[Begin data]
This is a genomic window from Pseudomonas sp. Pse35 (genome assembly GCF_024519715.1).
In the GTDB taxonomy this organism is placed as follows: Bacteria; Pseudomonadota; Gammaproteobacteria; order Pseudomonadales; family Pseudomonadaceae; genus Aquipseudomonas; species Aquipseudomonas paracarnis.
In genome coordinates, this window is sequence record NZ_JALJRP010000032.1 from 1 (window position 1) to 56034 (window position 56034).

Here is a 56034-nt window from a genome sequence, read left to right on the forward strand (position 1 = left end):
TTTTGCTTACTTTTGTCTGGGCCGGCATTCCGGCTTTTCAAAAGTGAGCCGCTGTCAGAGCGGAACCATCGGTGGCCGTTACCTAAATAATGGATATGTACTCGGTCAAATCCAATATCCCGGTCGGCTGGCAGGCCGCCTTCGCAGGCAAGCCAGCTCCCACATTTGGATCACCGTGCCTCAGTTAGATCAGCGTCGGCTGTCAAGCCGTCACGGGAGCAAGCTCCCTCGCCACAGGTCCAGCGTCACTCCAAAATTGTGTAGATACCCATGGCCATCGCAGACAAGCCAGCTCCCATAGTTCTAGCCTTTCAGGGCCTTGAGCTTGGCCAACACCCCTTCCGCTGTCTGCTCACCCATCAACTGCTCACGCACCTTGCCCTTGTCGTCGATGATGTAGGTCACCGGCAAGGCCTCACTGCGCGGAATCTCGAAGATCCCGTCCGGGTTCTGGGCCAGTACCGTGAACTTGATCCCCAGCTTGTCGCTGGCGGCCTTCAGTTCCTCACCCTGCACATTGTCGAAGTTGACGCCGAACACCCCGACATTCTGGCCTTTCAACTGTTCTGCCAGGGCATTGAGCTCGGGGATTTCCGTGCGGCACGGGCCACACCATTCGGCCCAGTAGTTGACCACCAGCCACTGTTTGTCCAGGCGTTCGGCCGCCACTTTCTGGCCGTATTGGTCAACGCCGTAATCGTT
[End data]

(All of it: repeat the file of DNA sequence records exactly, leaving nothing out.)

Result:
This is a genomic window from Pseudomonas sp. Pse35 (genome assembly GCF_024519715.1).
In the GTDB taxonomy this organism is placed as follows: Bacteria; Pseudomonadota; Gammaproteobacteria; order Pseudomonadales; family Pseudomonadaceae; genus Aquipseudomonas; species Aquipseudomonas paracarnis.
In genome coordinates, this window is sequence record NZ_JALJRP010000032.1 from 1 (window position 1) to 56034 (window position 56034).

Here is a 56034-nt window from a genome sequence, read left to right on the forward strand (position 1 = left end):
TTTTGCTTACTTTTGTCTGGGCCGGCATTCCGGCTTTTCAAAAGTGAGCCGCTGTCAGAGCGGAACCATCGGTGGCCGTTACCTAAATAATGGATATGTACTCGGTCAAATCCAATATCCCGGTCGGCTGGCAGGCCGCCTTCGCAGGCAAGCCAGCTCCCACATTTGGATCACCGTGCCTCAGTTAGATCAGCGTCGGCTGTCAAGCCGTCACGGGAGCAAGCTCCCTCGCCACAGGTCCAGCGTCACTCCAAAATTGTGTAGATACCCATGGCCATCGCAGACAAGCCAGCTCCCATAGTTCTAGCCTTTCAGGGCCTTGAGCTTGGCCAACACCCCTTCCGCTGTCTGCTCACCCATCAACTGCTCACGCACCTTGCCCTTGTCGTCGATGATGTAGGTCACCGGCAAGGCCTCACTGCGCGGAATCTCGAAGATCCCGTCCGGGTTCTGGGCCAGTACCGTGAACTTGATCCCCAGCTTGTCGCTGGCGGCCTTCAGTTCCTCACCCTGCACATTGTCGAAGTTGACGCCGAACACCCCGACATTCTGGCCTTTCAACTGTTCTGCCAGGGCATTGAGCTCGGGGATTTCCGTGCGGCACGGGCCACACCATTCGGCCCAGTAGTTGACCACCAGCCACTGTTTGTCCAGGCGTTCGGCCGCCACTTTCTGGCCGTATTGGTCAACGCCGTAATCGTT